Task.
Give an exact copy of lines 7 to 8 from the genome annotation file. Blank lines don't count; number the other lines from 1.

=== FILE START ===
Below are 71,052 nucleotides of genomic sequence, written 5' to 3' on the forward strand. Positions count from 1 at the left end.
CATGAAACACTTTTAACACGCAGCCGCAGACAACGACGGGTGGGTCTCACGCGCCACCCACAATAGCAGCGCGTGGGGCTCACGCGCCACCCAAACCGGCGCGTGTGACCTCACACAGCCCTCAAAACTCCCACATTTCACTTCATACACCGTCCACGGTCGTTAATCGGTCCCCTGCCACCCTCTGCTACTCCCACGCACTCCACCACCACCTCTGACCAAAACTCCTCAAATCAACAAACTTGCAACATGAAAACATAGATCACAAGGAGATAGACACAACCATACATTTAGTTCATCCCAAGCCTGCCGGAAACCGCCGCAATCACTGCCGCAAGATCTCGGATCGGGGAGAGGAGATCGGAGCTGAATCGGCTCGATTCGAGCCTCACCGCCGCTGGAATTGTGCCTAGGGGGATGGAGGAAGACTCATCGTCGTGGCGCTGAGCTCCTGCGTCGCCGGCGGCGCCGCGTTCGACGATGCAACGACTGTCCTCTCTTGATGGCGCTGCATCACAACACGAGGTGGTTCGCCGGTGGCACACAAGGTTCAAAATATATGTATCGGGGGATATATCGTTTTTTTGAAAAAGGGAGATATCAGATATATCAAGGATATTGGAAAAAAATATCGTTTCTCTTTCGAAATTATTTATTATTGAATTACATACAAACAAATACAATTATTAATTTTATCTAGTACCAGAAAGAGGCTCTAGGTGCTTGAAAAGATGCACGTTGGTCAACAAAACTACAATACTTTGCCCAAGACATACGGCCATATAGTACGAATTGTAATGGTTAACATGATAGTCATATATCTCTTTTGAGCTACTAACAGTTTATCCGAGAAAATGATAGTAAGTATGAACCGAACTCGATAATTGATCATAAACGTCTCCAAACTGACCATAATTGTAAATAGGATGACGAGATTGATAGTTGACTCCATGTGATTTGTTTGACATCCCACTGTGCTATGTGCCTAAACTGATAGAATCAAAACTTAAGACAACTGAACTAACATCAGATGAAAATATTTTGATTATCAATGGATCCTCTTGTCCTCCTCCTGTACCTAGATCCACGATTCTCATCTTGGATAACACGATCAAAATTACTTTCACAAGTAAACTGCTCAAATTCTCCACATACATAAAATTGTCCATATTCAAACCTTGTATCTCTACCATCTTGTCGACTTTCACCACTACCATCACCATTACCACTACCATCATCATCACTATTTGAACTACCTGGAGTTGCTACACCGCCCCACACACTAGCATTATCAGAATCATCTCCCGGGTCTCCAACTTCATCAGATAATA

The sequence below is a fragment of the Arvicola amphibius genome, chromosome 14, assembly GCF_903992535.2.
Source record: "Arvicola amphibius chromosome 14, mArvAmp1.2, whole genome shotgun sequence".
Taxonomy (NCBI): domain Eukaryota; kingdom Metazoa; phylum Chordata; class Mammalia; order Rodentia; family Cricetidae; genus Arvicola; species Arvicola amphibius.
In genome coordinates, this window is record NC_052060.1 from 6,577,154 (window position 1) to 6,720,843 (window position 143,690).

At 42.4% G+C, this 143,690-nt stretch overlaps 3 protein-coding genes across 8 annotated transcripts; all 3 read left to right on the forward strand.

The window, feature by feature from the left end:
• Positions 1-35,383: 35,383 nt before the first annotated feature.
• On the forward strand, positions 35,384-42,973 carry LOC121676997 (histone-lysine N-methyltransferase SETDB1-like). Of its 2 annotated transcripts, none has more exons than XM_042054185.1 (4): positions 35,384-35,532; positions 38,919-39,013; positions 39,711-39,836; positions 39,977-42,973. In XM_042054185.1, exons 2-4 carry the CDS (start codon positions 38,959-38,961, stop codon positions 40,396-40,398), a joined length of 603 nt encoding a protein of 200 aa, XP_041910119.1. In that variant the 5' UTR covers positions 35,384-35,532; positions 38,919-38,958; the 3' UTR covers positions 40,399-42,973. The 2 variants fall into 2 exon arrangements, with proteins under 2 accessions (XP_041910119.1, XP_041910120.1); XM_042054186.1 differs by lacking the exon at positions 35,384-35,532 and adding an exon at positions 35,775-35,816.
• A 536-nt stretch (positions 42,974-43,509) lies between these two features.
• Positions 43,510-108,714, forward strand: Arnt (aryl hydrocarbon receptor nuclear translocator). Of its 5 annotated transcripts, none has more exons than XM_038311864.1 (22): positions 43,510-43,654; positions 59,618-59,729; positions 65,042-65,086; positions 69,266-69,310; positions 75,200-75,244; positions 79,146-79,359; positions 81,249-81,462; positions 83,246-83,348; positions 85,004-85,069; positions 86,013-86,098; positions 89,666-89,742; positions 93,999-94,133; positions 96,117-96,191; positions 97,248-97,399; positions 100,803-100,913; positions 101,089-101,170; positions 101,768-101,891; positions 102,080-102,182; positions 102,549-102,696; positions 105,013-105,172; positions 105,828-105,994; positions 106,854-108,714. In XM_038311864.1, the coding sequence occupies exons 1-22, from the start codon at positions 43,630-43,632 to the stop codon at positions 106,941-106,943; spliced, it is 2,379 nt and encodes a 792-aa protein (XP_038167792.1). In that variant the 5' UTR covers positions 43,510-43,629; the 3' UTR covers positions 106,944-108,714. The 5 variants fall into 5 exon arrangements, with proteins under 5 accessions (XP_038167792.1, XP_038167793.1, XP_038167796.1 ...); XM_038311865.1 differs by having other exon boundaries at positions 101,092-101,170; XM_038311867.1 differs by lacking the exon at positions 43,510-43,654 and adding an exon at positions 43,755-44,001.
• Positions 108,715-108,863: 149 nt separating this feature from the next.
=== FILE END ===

At 42.4% G+C, this 143,690-nt stretch overlaps 3 protein-coding genes across 8 annotated transcripts; all 3 read left to right on the forward strand.

The window, feature by feature from the left end: